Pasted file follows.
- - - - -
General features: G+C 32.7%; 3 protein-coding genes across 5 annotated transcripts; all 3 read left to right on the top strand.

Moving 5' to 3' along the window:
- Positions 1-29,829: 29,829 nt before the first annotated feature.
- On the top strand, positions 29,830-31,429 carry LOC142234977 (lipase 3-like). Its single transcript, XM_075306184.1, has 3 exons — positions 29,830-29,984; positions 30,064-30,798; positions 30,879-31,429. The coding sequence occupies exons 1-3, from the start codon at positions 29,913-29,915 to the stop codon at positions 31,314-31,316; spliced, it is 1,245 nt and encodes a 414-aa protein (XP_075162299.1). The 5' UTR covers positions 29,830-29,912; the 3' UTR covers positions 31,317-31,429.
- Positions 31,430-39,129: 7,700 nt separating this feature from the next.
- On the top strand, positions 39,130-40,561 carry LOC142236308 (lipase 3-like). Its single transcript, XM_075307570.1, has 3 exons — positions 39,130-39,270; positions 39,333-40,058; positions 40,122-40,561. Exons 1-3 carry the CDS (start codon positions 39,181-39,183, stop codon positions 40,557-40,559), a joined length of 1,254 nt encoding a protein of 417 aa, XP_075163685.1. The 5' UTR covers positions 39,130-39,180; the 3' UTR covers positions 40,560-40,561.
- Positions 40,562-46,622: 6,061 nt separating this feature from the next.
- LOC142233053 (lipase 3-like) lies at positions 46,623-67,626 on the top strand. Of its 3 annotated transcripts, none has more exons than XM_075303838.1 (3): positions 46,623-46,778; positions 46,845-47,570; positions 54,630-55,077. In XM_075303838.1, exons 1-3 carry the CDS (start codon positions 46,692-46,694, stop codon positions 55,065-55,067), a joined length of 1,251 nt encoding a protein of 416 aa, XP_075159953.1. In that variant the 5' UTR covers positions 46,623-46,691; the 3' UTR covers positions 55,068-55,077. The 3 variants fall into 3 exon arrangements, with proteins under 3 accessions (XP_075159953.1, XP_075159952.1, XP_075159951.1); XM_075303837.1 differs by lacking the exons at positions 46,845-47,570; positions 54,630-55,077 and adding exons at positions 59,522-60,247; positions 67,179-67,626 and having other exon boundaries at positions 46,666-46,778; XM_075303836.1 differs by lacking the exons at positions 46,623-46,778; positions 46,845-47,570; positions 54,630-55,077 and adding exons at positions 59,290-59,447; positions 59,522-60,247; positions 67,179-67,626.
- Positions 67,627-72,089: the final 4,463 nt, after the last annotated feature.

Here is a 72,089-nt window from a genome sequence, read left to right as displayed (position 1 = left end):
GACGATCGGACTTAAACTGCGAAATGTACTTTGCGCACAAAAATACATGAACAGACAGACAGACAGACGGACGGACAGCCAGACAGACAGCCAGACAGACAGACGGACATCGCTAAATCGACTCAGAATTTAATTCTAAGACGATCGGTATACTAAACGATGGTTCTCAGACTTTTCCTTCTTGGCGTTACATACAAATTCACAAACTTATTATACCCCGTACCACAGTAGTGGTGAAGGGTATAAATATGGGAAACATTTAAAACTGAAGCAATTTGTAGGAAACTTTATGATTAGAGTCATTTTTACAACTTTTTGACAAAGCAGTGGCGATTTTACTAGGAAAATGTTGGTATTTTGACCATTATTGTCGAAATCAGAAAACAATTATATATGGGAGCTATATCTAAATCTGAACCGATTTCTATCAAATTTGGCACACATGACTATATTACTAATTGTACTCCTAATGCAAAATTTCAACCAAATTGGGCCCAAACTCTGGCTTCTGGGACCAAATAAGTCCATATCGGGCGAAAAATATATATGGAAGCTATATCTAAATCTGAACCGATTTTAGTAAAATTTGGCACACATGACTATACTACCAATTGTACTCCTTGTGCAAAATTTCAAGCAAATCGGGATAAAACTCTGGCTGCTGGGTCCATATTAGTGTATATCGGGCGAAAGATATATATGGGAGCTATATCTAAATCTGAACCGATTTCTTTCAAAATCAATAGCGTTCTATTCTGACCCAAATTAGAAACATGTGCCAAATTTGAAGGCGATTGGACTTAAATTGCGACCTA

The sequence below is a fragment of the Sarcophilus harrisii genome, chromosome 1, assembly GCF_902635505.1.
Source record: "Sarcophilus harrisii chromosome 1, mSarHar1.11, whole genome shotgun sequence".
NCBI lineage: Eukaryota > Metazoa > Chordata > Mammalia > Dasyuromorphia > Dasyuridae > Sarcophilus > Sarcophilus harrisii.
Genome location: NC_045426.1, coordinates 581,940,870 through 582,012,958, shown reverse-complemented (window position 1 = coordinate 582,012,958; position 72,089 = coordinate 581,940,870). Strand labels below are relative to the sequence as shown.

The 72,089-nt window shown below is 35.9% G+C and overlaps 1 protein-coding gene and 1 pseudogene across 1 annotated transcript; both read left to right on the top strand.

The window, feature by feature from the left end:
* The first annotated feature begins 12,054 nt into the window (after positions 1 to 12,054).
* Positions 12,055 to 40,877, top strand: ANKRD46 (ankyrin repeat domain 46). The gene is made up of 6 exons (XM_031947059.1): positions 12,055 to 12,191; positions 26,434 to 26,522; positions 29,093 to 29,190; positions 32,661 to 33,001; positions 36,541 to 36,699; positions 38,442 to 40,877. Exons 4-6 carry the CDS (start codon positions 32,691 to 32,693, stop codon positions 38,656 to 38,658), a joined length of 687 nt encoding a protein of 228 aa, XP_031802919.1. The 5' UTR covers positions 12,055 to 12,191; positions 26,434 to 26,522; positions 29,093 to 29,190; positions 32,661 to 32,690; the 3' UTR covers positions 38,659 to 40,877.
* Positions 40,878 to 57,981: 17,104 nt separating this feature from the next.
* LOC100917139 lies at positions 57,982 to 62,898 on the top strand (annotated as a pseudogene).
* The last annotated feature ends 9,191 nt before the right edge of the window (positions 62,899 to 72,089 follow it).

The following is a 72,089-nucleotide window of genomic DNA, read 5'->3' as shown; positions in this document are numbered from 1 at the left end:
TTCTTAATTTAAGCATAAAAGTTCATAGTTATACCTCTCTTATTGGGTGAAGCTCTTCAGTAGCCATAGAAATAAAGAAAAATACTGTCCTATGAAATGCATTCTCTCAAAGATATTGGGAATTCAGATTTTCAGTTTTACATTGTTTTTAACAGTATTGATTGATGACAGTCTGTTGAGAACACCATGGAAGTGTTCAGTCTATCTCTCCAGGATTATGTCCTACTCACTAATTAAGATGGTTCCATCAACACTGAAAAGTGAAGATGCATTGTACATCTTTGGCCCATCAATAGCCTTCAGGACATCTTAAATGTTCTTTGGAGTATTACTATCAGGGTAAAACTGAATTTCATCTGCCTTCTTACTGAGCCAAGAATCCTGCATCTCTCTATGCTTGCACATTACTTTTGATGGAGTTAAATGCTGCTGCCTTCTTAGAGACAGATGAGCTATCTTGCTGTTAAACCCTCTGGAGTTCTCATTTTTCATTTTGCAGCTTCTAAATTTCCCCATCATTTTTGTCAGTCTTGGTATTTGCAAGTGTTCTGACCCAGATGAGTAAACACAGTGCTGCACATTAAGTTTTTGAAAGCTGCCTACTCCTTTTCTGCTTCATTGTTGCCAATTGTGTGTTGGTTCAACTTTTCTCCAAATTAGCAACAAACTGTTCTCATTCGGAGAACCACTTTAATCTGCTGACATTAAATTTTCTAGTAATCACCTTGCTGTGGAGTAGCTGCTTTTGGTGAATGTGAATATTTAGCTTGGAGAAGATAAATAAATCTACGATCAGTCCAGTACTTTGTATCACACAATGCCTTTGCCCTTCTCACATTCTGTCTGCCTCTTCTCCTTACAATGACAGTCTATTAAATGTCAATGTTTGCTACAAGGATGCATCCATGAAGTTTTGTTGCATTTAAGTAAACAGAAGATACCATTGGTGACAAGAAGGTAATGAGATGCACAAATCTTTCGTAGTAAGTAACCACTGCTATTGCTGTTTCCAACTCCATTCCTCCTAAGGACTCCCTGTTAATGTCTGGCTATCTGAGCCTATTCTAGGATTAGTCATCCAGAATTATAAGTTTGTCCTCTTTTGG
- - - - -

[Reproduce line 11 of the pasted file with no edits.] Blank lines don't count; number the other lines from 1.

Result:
GACGATCGGACTTAAACTGCGAAATGTACTTTGCGCACAAAAATACATGAACAGACAGACAGACAGACGGACGGACAGCCAGACAGACAGCCAGACAGACAGACGGACATCGCTAAATCGACTCAGAATTTAATTCTAAGACGATCGGTATACTAAACGATGGTTCTCAGACTTTTCCTTCTTGGCGTTACATACAAATTCACAAACTTATTATACCCCGTACCACAGTAGTGGTGAAGGGTATAAATATGGGAAACATTTAAAACTGAAGCAATTTGTAGGAAACTTTATGATTAGAGTCATTTTTACAACTTTTTGACAAAGCAGTGGCGATTTTACTAGGAAAATGTTGGTATTTTGACCATTATTGTCGAAATCAGAAAACAATTATATATGGGAGCTATATCTAAATCTGAACCGATTTCTATCAAATTTGGCACACATGACTATATTACTAATTGTACTCCTAATGCAAAATTTCAACCAAATTGGGCCCAAACTCTGGCTTCTGGGACCAAATAAGTCCATATCGGGCGAAAAATATATATGGAAGCTATATCTAAATCTGAACCGATTTTAGTAAAATTTGGCACACATGACTATACTACCAATTGTACTCCTTGTGCAAAATTTCAAGCAAATCGGGATAAAACTCTGGCTGCTGGGTCCATATTAGTGTATATCGGGCGAAAGATATATATGGGAGCTATATCTAAATCTGAACCGATTTCTTTCAAAATCAATAGCGTTCTATTCTGACCCAAATTAGAAACATGTGCCAAATTTGAAGGCGATTGGACTTAAATTGCGACCTA